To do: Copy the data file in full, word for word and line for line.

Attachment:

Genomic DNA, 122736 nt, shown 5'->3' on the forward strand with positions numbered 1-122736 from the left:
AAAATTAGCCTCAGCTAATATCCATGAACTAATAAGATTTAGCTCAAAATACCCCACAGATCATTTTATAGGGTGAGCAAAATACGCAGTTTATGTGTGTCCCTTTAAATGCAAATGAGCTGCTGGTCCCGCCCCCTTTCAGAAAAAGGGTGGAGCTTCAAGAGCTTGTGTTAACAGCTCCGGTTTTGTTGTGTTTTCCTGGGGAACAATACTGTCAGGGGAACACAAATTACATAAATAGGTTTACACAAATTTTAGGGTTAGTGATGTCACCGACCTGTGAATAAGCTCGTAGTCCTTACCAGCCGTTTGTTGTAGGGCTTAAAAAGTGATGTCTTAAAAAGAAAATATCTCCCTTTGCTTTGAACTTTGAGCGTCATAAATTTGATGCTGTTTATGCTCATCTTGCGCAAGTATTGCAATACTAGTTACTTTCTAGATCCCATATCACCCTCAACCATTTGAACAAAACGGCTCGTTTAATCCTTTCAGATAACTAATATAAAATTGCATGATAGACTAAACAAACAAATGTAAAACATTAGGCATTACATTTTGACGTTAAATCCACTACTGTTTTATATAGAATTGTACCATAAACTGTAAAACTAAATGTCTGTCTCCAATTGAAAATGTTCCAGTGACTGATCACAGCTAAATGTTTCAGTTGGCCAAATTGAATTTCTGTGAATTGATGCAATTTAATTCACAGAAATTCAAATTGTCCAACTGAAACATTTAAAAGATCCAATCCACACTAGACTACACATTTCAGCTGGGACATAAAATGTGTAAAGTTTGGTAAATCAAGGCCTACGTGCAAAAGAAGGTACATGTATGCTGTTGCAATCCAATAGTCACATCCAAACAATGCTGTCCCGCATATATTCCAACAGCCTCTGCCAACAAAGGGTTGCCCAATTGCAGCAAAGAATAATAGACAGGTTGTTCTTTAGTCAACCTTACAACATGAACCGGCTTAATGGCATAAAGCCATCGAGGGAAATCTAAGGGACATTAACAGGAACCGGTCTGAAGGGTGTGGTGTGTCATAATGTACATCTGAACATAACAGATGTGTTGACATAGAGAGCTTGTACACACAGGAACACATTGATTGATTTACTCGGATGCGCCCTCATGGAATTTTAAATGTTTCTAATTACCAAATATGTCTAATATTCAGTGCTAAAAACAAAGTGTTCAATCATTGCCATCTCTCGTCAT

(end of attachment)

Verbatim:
Genomic DNA, 122736 nt, shown 5'->3' on the forward strand with positions numbered 1-122736 from the left:
AAAATTAGCCTCAGCTAATATCCATGAACTAATAAGATTTAGCTCAAAATACCCCACAGATCATTTTATAGGGTGAGCAAAATACGCAGTTTATGTGTGTCCCTTTAAATGCAAATGAGCTGCTGGTCCCGCCCCCTTTCAGAAAAAGGGTGGAGCTTCAAGAGCTTGTGTTAACAGCTCCGGTTTTGTTGTGTTTTCCTGGGGAACAATACTGTCAGGGGAACACAAATTACATAAATAGGTTTACACAAATTTTAGGGTTAGTGATGTCACCGACCTGTGAATAAGCTCGTAGTCCTTACCAGCCGTTTGTTGTAGGGCTTAAAAAGTGATGTCTTAAAAAGAAAATATCTCCCTTTGCTTTGAACTTTGAGCGTCATAAATTTGATGCTGTTTATGCTCATCTTGCGCAAGTATTGCAATACTAGTTACTTTCTAGATCCCATATCACCCTCAACCATTTGAACAAAACGGCTCGTTTAATCCTTTCAGATAACTAATATAAAATTGCATGATAGACTAAACAAACAAATGTAAAACATTAGGCATTACATTTTGACGTTAAATCCACTACTGTTTTATATAGAATTGTACCATAAACTGTAAAACTAAATGTCTGTCTCCAATTGAAAATGTTCCAGTGACTGATCACAGCTAAATGTTTCAGTTGGCCAAATTGAATTTCTGTGAATTGATGCAATTTAATTCACAGAAATTCAAATTGTCCAACTGAAACATTTAAAAGATCCAATCCACACTAGACTACACATTTCAGCTGGGACATAAAATGTGTAAAGTTTGGTAAATCAAGGCCTACGTGCAAAAGAAGGTACATGTATGCTGTTGCAATCCAATAGTCACATCCAAACAATGCTGTCCCGCATATATTCCAACAGCCTCTGCCAACAAAGGGTTGCCCAATTGCAGCAAAGAATAATAGACAGGTTGTTCTTTAGTCAACCTTACAACATGAACCGGCTTAATGGCATAAAGCCATCGAGGGAAATCTAAGGGACATTAACAGGAACCGGTCTGAAGGGTGTGGTGTGTCATAATGTACATCTGAACATAACAGATGTGTTGACATAGAGAGCTTGTACACACAGGAACACATTGATTGATTTACTCGGATGCGCCCTCATGGAATTTTAAATGTTTCTAATTACCAAATATGTCTAATATTCAGTGCTAAAAACAAAGTGTTCAATCATTGCCATCTCTCGTCAT